For the individual it means the job you did yesterday will change in the way you do it and potentially the role you play, this if you are active in learning is a huge advantage.
August 12, 2013
Previously we looked at what the spike is, and discovered that our short term perception of change lulls us into a false sense of security.
Now we look at the trap the”long range effect” creates for business leaders and anyone looking to plan their lives and careers over the next 10 years.
August 4, 2013
Information Technology is doubling every 1 year to 18 months, everything that it touches is pulled into this cycle … so what does this mean for your personal life, business life and your career?
July 21, 2013
A while ago I hired a financial consultant to help me work out how to grow the business. He was used to stock movement and retail businesses, so he did the usual “efficiency” calculations and promptly advised me to cut “a few less needed staff” like it was a miracle cure concept … I did not take his advice and let him go instead.
At the time I couldn’t explain exactly why I shouldn’t cut back on staff exactly, apart from the fact that the business couldn’t do the work without them.
Finally, after thorough reflection, I can explain why I made that call.
July 13, 2013
A few weeks ago I went along to my old University, Swinburne, for the Chancellors Lecture. It was an interesting talk from Innes Willox, from the Australian Industry Group on what the future of Australian business was likely to be.
He had a lot of good insights about the next 10 years or 20 years of Australia. The key points of note for me was that can’t hope to compete on resources, can’t hope to compete on anything that gets commoditized and primarily labour costs are high in Australia compared to competing countries.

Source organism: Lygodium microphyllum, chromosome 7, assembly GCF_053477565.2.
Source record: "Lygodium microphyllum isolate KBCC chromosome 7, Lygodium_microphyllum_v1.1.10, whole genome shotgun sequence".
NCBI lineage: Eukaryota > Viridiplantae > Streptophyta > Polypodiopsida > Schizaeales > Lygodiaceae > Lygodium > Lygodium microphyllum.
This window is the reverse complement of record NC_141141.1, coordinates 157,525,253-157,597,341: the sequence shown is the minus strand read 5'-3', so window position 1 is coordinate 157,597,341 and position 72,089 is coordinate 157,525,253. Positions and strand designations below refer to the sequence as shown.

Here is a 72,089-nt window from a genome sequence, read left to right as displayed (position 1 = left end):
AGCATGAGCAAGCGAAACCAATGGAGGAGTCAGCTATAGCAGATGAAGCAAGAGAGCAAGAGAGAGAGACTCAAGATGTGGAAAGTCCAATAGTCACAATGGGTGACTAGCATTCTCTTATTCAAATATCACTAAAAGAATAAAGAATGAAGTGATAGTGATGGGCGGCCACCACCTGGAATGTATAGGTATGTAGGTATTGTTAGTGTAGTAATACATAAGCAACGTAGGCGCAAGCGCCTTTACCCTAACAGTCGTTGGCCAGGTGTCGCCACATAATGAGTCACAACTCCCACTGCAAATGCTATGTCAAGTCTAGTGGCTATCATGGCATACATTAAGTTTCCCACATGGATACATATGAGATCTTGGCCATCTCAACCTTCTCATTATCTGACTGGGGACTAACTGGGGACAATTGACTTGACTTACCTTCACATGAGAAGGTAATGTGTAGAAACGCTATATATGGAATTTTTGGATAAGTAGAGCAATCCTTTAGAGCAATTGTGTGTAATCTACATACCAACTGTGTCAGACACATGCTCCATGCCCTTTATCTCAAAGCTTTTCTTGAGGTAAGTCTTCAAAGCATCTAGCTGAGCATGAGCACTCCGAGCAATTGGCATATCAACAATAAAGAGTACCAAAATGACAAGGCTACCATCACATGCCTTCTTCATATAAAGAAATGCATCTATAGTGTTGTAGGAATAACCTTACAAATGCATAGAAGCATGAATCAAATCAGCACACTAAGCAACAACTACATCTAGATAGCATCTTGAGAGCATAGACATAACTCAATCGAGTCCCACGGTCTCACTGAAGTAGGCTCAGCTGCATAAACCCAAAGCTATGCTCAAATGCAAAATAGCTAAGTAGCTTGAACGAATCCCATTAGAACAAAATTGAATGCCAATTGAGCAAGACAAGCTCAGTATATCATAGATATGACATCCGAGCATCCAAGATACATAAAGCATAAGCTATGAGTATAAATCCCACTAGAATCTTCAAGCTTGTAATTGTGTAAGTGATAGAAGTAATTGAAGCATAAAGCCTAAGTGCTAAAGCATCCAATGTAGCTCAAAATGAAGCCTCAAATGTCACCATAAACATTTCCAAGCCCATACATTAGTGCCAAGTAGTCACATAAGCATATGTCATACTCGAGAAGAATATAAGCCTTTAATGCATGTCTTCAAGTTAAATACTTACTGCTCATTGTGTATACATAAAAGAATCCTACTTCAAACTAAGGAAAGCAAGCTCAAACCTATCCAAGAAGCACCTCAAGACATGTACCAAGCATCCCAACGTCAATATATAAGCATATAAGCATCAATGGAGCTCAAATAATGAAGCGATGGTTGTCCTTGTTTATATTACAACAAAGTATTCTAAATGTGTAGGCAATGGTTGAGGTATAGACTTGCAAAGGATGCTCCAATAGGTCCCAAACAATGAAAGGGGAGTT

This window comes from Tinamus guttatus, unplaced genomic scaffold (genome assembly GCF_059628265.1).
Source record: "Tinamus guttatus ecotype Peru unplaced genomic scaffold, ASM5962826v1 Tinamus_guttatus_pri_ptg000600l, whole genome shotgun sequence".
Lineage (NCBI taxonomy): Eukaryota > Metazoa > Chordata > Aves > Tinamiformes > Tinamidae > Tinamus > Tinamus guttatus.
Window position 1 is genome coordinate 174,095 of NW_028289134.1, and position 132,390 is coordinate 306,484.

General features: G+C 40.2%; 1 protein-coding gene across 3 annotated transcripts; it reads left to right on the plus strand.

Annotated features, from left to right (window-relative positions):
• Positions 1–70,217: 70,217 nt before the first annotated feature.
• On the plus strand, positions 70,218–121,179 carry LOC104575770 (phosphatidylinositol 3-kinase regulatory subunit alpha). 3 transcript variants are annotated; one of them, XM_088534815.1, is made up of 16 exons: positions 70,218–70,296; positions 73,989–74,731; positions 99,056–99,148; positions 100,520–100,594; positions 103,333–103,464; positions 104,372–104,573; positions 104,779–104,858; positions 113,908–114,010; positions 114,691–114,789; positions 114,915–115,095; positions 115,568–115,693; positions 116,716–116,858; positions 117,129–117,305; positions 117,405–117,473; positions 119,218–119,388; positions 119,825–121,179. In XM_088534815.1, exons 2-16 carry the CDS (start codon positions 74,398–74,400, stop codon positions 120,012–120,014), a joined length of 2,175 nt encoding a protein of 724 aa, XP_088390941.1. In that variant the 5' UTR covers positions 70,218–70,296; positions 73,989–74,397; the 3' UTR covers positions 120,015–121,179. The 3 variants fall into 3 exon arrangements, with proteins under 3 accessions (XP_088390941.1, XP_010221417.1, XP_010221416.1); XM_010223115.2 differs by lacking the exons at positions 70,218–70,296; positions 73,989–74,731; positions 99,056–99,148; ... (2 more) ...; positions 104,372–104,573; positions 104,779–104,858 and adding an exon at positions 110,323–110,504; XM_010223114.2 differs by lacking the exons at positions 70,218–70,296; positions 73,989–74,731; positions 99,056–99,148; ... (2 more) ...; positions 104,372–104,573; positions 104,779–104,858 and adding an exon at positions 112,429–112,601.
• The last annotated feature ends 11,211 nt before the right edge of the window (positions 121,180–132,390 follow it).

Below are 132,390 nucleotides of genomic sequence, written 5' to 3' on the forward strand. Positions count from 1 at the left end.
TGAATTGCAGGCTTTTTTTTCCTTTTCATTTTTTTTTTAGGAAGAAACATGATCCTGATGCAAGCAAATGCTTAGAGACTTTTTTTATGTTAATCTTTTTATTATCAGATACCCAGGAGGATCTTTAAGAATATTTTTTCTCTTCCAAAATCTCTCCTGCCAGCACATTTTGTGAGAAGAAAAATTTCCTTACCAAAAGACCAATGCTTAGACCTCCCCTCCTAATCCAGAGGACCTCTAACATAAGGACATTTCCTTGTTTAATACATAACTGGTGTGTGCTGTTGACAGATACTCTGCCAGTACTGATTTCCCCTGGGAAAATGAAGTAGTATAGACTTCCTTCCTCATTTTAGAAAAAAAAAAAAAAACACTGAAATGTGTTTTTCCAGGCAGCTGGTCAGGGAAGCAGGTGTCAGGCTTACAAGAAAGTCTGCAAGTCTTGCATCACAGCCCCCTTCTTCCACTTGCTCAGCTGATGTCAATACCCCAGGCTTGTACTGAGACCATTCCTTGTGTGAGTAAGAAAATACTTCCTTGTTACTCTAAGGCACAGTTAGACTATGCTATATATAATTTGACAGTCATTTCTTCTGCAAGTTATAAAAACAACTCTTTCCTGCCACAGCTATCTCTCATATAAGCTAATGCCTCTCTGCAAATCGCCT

The key takeaway for me was the answer isn’t to reduce what you pay people, or to reduce the number of people and you can still keep them in Australia. The answer is to increase the productivity (value gained per dollar spent) per person in order to remain competitive.
This is especially true in any industry that has a defensible position, you need the people because their knowledge and experience is the key advantage you have … putting these advantages to better use is where your real investment should lie.
For me this highlighted one thing above all else, business process automation and the adoption of specific business defining technologies is going to be a key factor in keeping Australian businesses from being commoditized out of existence.
In fact I would go as far as to say that next to branding, targeted matching of business and technology is going to be the key survival trait and key differentiater for the next generation of Australian business.
Making technology fit exactly to your business reduces the wastage (of peoples time as well as materials) and also provides the tooling required to keep your key people being as effective to your business as they possibly can.
Reorganising and automating business processes using the right mix of technologies (like websites and tablet devices) can give you a 50% to 80% saving in time and effort which translates directly to an increase in your competitiveness and bottom line.
Click here to download the full lecture (483MB).